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Crown – Spending big when it matters

The NSW Government is yet to decide which casino proposal it will back, but Crown’s posturing is either a brave bluff or a supremely confident hand.

We think Crown is worth $16.00 per share based on robust earnings growth in Australia and conservatively attributing the market value of its Macau investment.

We have been recommending Crown to our clients since September 2011 when the share price was $7.85 based on the same rationale.

Crown’s proposed Barangaroo development at 250m in height is already above the allowable 170m limit, but the bravado with which the company has approached the concept should be admired rather than admonished.

Crown’s original entrée into gaming in 1999 was under its former guise as PBL when James Packer agitated to acquire the Crown Casino in Melbourne for $1.9 billion representing a 9.3x multiple of operating earnings (EBITDA) at the time.

Shortly after in April 1999, Tabcorp (the forerunner to Echo Entertainment Group) bought Sydney’s Star Casino (now The Star) for $1.66 billion representing a 10.7x multiple of operating earnings.

In the intervening 14 years, Crown has consistently spent money on its properties to maintain and improve an offer that has appealed to its customer base, both locally and internationally. In the last 7 years, Crown has spent more than $2 billion in Melbourne and Perth and has detailed the next $1 billion out to 2015.

Casino properties are capital intensive businesses incorporating hotels, carparks, restaurants and other non-gaming facilities to complement the gaming business. Just as important is the timing of such expenditure and it is in this regard that Crown has comprehensively outmanoeuvred its Sydney-based opponent since 1999.

Tabcorp belatedly recognised the need to update its Sydney casino, possibly due to the distraction of its wagering and gaming machine businesses in Victoria. The $1 billion ‘Project Star’ plan was initially underdone but subsequently topped up (by former CEO Larry Mullin) to create a much improved property.

Echo Entertainment has also muddled about with its capital spending plans at its Queensland casinos.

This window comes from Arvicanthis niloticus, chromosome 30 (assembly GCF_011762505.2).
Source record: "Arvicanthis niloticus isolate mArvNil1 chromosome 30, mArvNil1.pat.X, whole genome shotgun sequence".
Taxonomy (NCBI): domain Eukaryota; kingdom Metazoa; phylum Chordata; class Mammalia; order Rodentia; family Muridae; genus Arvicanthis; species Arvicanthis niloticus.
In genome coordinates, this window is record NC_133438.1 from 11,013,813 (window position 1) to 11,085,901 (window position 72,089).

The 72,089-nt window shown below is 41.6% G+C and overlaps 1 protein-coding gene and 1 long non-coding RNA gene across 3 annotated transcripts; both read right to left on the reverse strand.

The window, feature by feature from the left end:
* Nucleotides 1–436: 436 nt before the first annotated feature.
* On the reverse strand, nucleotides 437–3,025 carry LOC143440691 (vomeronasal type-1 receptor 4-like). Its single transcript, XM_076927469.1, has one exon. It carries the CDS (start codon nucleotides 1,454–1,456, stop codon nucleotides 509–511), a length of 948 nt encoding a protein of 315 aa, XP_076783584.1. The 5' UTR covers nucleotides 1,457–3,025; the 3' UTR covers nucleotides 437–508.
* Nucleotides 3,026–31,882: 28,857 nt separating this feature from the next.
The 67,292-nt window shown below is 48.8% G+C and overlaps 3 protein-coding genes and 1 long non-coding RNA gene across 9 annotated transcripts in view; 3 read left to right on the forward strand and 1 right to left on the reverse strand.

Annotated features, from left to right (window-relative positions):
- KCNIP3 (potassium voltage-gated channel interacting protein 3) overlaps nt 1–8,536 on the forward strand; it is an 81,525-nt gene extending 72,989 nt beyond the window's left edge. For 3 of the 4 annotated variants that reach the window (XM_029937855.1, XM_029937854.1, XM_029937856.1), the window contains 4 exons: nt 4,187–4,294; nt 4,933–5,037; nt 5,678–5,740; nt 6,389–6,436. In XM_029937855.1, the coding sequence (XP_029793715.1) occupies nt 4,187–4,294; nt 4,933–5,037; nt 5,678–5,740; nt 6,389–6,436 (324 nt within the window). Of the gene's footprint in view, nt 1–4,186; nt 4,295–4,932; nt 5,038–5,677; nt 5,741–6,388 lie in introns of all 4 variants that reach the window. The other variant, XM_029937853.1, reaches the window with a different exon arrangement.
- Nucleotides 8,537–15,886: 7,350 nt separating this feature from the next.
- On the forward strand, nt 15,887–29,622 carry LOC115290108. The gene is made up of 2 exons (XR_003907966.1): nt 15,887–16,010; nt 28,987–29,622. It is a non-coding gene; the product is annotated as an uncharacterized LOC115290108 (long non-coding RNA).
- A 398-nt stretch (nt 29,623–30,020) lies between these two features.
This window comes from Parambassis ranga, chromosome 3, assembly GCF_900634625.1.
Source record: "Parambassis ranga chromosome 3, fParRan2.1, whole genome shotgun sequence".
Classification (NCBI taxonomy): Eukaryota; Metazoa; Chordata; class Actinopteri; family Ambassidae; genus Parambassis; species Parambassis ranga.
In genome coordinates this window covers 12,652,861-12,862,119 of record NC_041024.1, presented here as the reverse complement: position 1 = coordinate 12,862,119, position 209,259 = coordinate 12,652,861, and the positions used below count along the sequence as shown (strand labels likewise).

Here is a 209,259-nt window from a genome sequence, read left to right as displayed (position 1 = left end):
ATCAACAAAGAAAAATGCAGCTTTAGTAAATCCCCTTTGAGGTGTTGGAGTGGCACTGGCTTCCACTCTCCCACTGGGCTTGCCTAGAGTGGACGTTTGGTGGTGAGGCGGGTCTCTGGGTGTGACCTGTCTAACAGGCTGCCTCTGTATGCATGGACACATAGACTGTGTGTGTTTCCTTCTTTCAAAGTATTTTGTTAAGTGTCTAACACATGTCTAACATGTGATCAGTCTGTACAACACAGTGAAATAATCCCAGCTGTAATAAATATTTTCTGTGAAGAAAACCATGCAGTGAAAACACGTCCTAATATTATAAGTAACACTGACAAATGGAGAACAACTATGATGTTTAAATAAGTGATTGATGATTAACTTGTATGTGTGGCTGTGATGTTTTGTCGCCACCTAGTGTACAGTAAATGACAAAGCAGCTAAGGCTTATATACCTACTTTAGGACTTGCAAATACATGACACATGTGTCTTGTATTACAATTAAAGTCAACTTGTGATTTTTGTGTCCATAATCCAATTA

The net effect of this difference is that Crown has built a more substantial domestic business and a dominant high-roller (also called VIP) business in Australia.


 Crown, through its investment in Macau and its greater focus on high-roller business, has accumulated a higher quality list of clientele over the years. Last year, Echo suffered the embarrassment of having to write-off almost $30 million due to the liquidation of a junket operator that owed the company money.

If Crown can convince the NSW Government that its proposal will add significantly more pizzazz to the Sydney skyline as well as the financial and economic benefits, then the outcome will be good for Crown (obviously) and bad for Echo.

Not only would Crown be able to leverage its existing high-roller clientele across three Australian properties, it would probably take market share from Echo as well.

Echo Entertainment’s refurbished Sydney property is virtually complete but it is unclear what the company is now proposing to supplement what has been an arduous process to achieve the new Star casino.

Management scandals aside (now history) and with a new chairman and chief executive, Echo is barely out of one major refurbishment before it is being bullied into another. The company has hardly had a chance to produce the expected earnings from Project Star but may now undergo a further period of disruption if it wins favour from the state government.

Either way, Crown has made a crafty move to exit its stake in Echo (even at a loss) yet still has the regulatory approval to acquire up to 23% of Echo.

Cash Macau

To rub salt in Echo’s wounds, Crown is beginning to harvest the fruit of its Macau investments as the gross gaming revenue in the Chinese enclave consistently climbs at a double-digit clip.

Macau has well and truly surpassed Las Vegas as the largest gaming region in the world and yet has barely tapped the full potential of China’s burgeoning middle class with greater freedom to travel and gamble.

Macau’s gaming industry is beginning to transition towards more mass gaming after initially relying heavily (as it still does) on VIP gaming. Crown’s 33.67% stake in Melco Crown Entertainment (MCE) has exposure to both groups of players.

The share price of MCE has risen strongly this year in line with the whole sector in Macau. If it is included simply at market value in Crown’s valuation, it contributes approximately $6.00 per Crown share.

MCE’s Studio City is now under construction and when completed will give MCE its third casino property in Macau along with the Mocha gaming machine business plus a valuable sub-concession (casino license).

Crown is already looking beyond Macau for its next Asian investments and has established a partnership to build a gaming property in the Philippines. When it opens next year, The Belle Grand will be one of four properties in Manila that could generate up to US$10 billion of revenue each year and attract up to 10 million tourists annually. This formula has been successfully tested in Singapore.

Understandably, Crown’s share price currently reflects no value for this or subsequent investments in Asia but must surely do so eventually, given the track record in Macau.

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